4

Is there any famous treasure related with the gods of Norse mythology? Something like a famous vault or maybe cave. An accumulation of important things that they wanted to protect, for instance.

migrated from history.stackexchange.com Jul 31 '17 at 13:32

This question came from our site for historians and history buffs.

  • 1
    How are you defining "related" in this question? There may well be ancient places that are linked in legend to various Norse gods, is that what you mean? Or do you want something more tangible? – KillingTime Jul 30 '17 at 8:58
  • I'm looking for a famous name. It could be a place or a hal, or just a famous chest gurder by or important for all or some of the gods – Xhark Jul 30 '17 at 9:48
5

The Norse gods of the sagas don't seem to have accumulated treasure in caves or chests, but they had many marvellous items, mostly made by the dwarfs. They included Frey's ship, Skíðblaðnir and boar, Gullinbursti, Odin's spear Gungnir and ring Draupnir, and Thor's hammer, Mjölnir.

The Nibelungenlied tells of the Rhine Gold, which later became a key feature of Wagner's Ring Cycle of music dramas.

2

If you are looking for archaeological evidence of Norse/Viking (unfortunately, the terms are often used interchangeably) religious practices, then there are a number of academic papers available online (for example, this one titled Evidence of the Viking Religion Through Archaeology). Much of that evidence comes from grave goods (like miniature Thor's hammer (or, "torshammere") amulets), deposited in Norse/Viking burials, but there are also several examples of carved monuments and standing stones (like the Ardre stones from Gotland) that depict aspects from Norse Mythology.

Many pagan "cult" sites associated with Norse/Viking mythology have been discovered in Scandinavia. A good example is the temple site at Gamla Uppsala, where archaeological investigations have revealed the remains of the temple dedicated to Thor, Odin, and Freyr.

In the case, of the temples at Gamla Uppsala, we have an account of how the temple actually appeared in the 11th-century in Adam of Bremen's Gesta Hammaburgensis ecclesiae pontificum. It is perhaps worth mentioning that Uppsalla was also described as being the domain of Freyr in the Ynglinga Saga. A number of translations of the Ynglinga Saga are available online, for example here.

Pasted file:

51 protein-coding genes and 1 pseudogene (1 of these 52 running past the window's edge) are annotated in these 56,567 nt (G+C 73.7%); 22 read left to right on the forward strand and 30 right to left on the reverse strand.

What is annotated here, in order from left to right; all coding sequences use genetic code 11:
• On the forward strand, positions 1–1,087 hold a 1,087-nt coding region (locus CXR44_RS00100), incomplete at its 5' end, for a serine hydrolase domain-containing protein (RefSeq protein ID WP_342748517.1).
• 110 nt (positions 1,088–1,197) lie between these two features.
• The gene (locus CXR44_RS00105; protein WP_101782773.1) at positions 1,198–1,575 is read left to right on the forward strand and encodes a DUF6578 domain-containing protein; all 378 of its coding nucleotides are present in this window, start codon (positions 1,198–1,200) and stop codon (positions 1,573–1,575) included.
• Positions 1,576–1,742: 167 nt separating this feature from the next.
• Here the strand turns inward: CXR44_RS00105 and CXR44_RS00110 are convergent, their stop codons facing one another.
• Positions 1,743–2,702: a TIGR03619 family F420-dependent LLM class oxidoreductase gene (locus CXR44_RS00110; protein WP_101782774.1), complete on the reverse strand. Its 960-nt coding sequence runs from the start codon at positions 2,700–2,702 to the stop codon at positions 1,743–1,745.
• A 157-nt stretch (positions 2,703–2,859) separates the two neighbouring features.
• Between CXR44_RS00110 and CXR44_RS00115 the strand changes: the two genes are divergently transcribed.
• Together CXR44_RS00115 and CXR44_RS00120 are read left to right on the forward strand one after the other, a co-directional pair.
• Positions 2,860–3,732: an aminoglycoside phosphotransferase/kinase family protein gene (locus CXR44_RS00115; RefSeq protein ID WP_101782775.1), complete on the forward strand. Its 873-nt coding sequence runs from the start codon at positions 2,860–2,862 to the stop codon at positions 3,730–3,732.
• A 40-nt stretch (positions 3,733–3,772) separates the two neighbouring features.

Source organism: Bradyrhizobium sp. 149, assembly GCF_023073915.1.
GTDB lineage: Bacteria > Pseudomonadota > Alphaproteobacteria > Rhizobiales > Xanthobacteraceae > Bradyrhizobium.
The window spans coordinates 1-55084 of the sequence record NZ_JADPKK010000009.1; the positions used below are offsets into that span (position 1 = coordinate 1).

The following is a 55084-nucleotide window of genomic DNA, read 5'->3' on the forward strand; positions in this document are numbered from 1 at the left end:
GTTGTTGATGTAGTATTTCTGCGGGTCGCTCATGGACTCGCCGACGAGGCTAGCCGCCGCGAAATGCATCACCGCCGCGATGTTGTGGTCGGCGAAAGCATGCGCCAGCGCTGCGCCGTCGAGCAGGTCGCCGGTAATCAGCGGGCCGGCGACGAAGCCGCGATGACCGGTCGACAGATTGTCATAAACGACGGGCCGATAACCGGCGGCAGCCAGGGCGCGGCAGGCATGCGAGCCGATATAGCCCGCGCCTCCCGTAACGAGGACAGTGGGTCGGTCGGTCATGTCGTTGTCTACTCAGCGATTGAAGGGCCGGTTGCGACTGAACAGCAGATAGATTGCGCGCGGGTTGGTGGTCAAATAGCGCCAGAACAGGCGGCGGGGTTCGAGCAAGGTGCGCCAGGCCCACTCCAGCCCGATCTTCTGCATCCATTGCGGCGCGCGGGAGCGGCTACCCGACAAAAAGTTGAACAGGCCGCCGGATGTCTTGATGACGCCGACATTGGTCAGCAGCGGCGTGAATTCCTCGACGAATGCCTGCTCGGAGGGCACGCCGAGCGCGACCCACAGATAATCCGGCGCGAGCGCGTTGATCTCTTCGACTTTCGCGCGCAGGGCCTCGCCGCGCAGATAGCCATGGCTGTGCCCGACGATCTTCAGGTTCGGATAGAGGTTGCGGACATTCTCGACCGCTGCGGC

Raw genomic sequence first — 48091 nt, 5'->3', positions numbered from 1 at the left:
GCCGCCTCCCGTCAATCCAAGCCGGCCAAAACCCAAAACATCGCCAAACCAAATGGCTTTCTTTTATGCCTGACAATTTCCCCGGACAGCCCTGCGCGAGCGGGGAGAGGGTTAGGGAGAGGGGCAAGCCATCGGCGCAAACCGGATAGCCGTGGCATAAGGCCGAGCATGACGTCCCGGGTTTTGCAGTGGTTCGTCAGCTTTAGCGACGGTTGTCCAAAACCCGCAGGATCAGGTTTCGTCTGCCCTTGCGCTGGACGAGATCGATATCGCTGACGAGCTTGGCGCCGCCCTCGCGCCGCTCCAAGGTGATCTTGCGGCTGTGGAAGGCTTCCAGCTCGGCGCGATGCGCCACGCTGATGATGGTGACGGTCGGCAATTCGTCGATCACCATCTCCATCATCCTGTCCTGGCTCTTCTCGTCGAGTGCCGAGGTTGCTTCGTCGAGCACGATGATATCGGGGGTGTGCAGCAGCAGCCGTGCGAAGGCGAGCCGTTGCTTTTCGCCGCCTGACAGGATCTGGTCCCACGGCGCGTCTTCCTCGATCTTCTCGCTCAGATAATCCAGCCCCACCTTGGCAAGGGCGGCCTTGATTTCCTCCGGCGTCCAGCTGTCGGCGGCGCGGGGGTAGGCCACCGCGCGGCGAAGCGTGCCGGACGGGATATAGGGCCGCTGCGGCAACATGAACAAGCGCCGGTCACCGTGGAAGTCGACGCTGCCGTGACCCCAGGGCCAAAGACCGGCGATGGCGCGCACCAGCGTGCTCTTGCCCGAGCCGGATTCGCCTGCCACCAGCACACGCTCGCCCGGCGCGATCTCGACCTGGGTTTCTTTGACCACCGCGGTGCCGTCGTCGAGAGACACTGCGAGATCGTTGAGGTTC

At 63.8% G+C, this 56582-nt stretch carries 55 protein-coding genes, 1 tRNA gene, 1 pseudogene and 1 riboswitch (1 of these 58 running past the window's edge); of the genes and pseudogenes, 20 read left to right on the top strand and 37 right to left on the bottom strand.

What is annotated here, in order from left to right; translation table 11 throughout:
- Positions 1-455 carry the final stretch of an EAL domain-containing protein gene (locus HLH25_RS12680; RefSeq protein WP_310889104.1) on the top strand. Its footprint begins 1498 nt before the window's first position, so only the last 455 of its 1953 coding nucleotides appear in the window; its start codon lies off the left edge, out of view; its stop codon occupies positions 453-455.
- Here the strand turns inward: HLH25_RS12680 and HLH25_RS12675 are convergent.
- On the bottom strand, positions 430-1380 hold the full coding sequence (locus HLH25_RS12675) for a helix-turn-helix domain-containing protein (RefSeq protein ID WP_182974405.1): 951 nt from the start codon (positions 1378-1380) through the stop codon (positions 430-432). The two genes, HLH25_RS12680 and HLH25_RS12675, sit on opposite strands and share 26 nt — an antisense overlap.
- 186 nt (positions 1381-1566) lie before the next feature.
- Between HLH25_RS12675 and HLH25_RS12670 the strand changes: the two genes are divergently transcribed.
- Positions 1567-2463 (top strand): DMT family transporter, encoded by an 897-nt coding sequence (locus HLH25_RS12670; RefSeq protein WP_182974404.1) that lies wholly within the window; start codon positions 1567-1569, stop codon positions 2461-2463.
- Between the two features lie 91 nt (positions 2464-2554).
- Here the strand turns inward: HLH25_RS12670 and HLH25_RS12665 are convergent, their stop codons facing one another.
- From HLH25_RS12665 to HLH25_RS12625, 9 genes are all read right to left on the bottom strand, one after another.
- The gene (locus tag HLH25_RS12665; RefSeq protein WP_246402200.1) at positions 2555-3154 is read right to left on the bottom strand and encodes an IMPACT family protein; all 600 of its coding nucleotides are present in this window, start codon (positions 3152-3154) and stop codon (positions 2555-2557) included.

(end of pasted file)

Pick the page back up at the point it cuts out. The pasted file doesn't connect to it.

• I'm looking for famous treasures,chests or accumulations of precious objects of some kind in the Norse mythology. Maybe referenced somehow in the odas or so. I'm actually quiet clueless. – Xhark Jul 30 '17 at 20:26
  • 1
    @Xhark When you say "Norse mythology", do you mean the actual legends about the Norse gods or do you mean rather the Norse sagas? – sempaiscuba Jul 30 '17 at 23:30
  • Both? Any? I dont know. Im quite clueless here – Xhark Jul 31 '17 at 7:37
1

Look up the treasures forged by the dwarves of Svartalfheim in their competition to please Odin and Thor and the other gods (the myth in which Loki bets his head, loses, then famously gets his mouth sewn shut).

Of the treasures created by the dwarves, I'd guess the most valuable monetarily is Odin's ring, because it multiplies every few days and he's presumably been around for thousands of years... I've not read anything on what he did with all his extra rings. If this is for a creative writing project, maybe you could extrapolate that he's got them all locked away in a chest somewhere.

The more valuable (non-monetarily) treasure, I think, is the ship because it is so useful and yet so concealable. And as far as real-life Viking relics merely related to Norse myth, I think something along the lines of Mjolnir would be your best bet. Vikings really did use warhammers and several relics like amulets representative of Thor's hammer have been unearthed.

But, if you want a real treasure important to most or all of the Norse gods, I'd focus on Idun's Golden Apples. In Norse myth, they grant immortality to the gods and are kept by a specific person (Idun, pronounced ee-done), and the magic fades when Idun is taken in another story...

Your Answer

By clicking “Post Your Answer”, you agree to our terms of service, privacy policy and cookie policy

Not the answer you're looking for? Browse other questions tagged or ask your own question.